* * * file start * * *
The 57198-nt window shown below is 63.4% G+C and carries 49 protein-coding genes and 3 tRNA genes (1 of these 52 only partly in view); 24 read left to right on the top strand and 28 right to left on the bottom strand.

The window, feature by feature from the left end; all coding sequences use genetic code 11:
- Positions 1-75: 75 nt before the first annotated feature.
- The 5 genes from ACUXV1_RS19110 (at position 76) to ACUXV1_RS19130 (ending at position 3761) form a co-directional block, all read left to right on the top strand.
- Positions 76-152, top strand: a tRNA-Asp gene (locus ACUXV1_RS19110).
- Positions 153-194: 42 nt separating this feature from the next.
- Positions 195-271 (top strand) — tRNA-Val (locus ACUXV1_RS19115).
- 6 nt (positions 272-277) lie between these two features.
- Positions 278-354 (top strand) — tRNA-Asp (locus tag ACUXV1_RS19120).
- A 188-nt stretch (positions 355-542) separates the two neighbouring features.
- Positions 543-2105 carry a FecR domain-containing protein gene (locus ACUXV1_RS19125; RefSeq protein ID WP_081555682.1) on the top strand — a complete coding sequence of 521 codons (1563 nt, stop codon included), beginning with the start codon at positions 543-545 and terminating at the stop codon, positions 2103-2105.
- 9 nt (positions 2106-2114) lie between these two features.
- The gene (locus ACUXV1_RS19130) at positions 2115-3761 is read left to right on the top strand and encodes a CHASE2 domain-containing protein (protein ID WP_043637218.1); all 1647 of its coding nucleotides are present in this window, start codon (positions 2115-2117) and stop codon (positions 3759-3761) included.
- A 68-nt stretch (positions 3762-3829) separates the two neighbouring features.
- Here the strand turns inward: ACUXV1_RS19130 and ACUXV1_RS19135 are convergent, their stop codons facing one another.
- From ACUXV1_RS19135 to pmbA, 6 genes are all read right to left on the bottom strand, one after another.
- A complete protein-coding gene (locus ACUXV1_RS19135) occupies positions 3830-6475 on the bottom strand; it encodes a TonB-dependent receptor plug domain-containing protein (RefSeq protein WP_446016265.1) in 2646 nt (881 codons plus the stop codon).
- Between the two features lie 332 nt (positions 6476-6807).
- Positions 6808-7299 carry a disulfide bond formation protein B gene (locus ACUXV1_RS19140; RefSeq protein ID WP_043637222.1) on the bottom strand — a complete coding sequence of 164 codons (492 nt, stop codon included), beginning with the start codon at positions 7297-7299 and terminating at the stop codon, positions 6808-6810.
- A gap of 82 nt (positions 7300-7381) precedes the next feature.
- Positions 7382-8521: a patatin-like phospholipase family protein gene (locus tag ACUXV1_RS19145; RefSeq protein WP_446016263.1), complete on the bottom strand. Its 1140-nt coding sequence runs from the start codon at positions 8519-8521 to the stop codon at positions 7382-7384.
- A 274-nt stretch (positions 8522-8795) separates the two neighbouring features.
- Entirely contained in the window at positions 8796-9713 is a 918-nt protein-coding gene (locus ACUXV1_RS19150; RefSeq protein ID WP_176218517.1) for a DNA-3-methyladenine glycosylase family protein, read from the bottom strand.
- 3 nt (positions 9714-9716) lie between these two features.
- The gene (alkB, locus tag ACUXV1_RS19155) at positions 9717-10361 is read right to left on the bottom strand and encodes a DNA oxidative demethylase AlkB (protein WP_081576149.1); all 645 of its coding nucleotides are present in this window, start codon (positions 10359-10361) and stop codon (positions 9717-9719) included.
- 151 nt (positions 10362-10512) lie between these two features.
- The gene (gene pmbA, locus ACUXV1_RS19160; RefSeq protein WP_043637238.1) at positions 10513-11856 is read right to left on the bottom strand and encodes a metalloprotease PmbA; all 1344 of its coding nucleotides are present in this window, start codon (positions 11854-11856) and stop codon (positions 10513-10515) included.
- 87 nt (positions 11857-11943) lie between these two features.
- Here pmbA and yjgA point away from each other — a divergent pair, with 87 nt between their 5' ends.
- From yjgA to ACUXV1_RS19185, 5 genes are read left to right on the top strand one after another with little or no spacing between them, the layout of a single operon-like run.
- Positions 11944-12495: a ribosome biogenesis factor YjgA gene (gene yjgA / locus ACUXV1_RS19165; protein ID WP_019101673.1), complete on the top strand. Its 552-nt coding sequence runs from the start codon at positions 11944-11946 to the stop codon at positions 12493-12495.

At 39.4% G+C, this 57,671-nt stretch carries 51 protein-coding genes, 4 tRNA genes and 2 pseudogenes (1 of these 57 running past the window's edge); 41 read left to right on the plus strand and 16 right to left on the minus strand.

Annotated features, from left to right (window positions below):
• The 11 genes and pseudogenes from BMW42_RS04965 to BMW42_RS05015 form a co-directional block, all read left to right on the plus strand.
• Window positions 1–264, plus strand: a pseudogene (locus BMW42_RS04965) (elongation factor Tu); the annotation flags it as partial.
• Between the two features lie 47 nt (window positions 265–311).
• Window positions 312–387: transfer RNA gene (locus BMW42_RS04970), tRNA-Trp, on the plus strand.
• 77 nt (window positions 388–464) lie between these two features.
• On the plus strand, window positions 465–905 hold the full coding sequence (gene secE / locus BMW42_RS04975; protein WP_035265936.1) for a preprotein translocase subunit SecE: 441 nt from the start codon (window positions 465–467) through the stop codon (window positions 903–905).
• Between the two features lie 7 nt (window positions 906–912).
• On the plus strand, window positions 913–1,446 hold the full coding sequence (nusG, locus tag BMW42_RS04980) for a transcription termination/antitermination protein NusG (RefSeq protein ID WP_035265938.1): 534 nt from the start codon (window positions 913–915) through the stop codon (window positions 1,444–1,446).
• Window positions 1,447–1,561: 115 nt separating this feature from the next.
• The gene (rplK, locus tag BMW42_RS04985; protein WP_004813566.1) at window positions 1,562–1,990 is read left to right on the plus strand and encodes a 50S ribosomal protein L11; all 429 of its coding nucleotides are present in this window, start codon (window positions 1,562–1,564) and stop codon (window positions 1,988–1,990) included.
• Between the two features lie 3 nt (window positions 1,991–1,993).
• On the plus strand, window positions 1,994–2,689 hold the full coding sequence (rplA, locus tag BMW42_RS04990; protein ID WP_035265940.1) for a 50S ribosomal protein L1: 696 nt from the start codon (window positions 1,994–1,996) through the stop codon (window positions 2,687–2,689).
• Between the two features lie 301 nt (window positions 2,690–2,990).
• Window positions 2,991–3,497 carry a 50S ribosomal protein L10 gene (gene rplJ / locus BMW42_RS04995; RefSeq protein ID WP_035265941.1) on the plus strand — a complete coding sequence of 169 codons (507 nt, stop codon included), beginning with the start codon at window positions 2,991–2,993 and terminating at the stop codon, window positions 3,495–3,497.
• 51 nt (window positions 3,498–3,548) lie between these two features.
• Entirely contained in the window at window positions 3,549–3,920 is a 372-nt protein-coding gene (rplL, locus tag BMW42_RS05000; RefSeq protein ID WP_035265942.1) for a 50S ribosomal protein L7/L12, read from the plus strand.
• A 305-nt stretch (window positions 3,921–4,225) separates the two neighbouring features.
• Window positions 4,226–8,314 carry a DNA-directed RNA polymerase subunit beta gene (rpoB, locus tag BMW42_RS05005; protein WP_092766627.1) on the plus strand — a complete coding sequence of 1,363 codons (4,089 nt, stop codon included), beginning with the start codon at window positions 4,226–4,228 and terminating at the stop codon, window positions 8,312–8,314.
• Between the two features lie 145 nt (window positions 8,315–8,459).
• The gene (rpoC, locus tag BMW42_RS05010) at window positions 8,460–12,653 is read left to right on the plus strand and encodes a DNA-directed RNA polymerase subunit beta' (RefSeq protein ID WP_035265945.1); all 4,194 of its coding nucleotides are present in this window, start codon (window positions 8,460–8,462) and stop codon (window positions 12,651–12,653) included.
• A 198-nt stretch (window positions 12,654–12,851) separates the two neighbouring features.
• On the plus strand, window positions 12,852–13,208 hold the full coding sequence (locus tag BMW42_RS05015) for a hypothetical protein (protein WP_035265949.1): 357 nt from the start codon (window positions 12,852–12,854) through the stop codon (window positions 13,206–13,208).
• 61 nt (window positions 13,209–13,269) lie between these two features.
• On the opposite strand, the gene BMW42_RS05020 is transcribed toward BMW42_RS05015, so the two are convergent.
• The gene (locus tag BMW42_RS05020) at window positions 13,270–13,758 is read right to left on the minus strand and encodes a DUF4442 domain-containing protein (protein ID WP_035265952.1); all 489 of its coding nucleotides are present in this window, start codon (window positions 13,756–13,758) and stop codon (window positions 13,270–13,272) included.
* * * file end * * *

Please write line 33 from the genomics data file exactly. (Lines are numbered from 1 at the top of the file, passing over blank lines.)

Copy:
Annotated features, from left to right (window positions below):